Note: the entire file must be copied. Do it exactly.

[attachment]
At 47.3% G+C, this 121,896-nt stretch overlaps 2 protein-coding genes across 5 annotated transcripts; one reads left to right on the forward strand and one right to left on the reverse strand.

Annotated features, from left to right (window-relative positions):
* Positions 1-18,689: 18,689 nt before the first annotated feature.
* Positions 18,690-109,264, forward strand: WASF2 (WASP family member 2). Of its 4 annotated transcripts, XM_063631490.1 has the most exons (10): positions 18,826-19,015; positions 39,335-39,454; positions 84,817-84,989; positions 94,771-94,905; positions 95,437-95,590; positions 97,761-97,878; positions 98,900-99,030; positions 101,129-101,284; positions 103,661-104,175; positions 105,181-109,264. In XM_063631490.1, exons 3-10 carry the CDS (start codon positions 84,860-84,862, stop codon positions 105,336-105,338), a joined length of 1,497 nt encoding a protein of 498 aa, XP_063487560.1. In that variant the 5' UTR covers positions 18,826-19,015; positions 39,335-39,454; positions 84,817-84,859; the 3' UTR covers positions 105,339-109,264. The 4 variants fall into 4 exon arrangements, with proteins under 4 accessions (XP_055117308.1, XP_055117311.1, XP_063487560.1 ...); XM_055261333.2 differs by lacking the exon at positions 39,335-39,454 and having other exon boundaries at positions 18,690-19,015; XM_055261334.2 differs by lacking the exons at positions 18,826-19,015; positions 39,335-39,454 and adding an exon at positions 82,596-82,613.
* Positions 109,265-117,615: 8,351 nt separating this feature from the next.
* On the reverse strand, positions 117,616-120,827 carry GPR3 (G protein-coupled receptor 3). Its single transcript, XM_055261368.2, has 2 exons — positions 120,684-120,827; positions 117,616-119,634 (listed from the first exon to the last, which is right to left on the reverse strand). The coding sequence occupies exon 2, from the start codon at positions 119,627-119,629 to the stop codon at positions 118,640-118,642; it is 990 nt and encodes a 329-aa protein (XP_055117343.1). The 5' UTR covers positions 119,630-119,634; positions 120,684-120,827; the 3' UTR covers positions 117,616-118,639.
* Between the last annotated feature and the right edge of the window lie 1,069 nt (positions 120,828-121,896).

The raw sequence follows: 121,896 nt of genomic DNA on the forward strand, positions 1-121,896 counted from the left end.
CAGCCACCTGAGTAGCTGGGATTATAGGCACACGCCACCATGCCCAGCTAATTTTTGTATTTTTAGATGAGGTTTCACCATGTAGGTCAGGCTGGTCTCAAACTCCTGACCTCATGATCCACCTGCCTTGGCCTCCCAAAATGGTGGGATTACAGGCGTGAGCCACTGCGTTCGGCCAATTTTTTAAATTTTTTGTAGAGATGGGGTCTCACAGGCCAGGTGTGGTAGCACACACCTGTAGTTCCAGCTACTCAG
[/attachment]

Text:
At 47.3% G+C, this 121,896-nt stretch overlaps 2 protein-coding genes across 5 annotated transcripts; one reads left to right on the forward strand and one right to left on the reverse strand.

Annotated features, from left to right (window-relative positions):
* Positions 1-18,689: 18,689 nt before the first annotated feature.
* Positions 18,690-109,264, forward strand: WASF2 (WASP family member 2). Of its 4 annotated transcripts, XM_063631490.1 has the most exons (10): positions 18,826-19,015; positions 39,335-39,454; positions 84,817-84,989; positions 94,771-94,905; positions 95,437-95,590; positions 97,761-97,878; positions 98,900-99,030; positions 101,129-101,284; positions 103,661-104,175; positions 105,181-109,264. In XM_063631490.1, exons 3-10 carry the CDS (start codon positions 84,860-84,862, stop codon positions 105,336-105,338), a joined length of 1,497 nt encoding a protein of 498 aa, XP_063487560.1. In that variant the 5' UTR covers positions 18,826-19,015; positions 39,335-39,454; positions 84,817-84,859; the 3' UTR covers positions 105,339-109,264. The 4 variants fall into 4 exon arrangements, with proteins under 4 accessions (XP_055117308.1, XP_055117311.1, XP_063487560.1 ...); XM_055261333.2 differs by lacking the exon at positions 39,335-39,454 and having other exon boundaries at positions 18,690-19,015; XM_055261334.2 differs by lacking the exons at positions 18,826-19,015; positions 39,335-39,454 and adding an exon at positions 82,596-82,613.
* Positions 109,265-117,615: 8,351 nt separating this feature from the next.
* On the reverse strand, positions 117,616-120,827 carry GPR3 (G protein-coupled receptor 3). Its single transcript, XM_055261368.2, has 2 exons — positions 120,684-120,827; positions 117,616-119,634 (listed from the first exon to the last, which is right to left on the reverse strand). The coding sequence occupies exon 2, from the start codon at positions 119,627-119,629 to the stop codon at positions 118,640-118,642; it is 990 nt and encodes a 329-aa protein (XP_055117343.1). The 5' UTR covers positions 119,630-119,634; positions 120,684-120,827; the 3' UTR covers positions 117,616-118,639.
* Between the last annotated feature and the right edge of the window lie 1,069 nt (positions 120,828-121,896).

The raw sequence follows: 121,896 nt of genomic DNA on the forward strand, positions 1-121,896 counted from the left end.
CAGCCACCTGAGTAGCTGGGATTATAGGCACACGCCACCATGCCCAGCTAATTTTTGTATTTTTAGATGAGGTTTCACCATGTAGGTCAGGCTGGTCTCAAACTCCTGACCTCATGATCCACCTGCCTTGGCCTCCCAAAATGGTGGGATTACAGGCGTGAGCCACTGCGTTCGGCCAATTTTTTAAATTTTTTGTAGAGATGGGGTCTCACAGGCCAGGTGTGGTAGCACACACCTGTAGTTCCAGCTACTCAG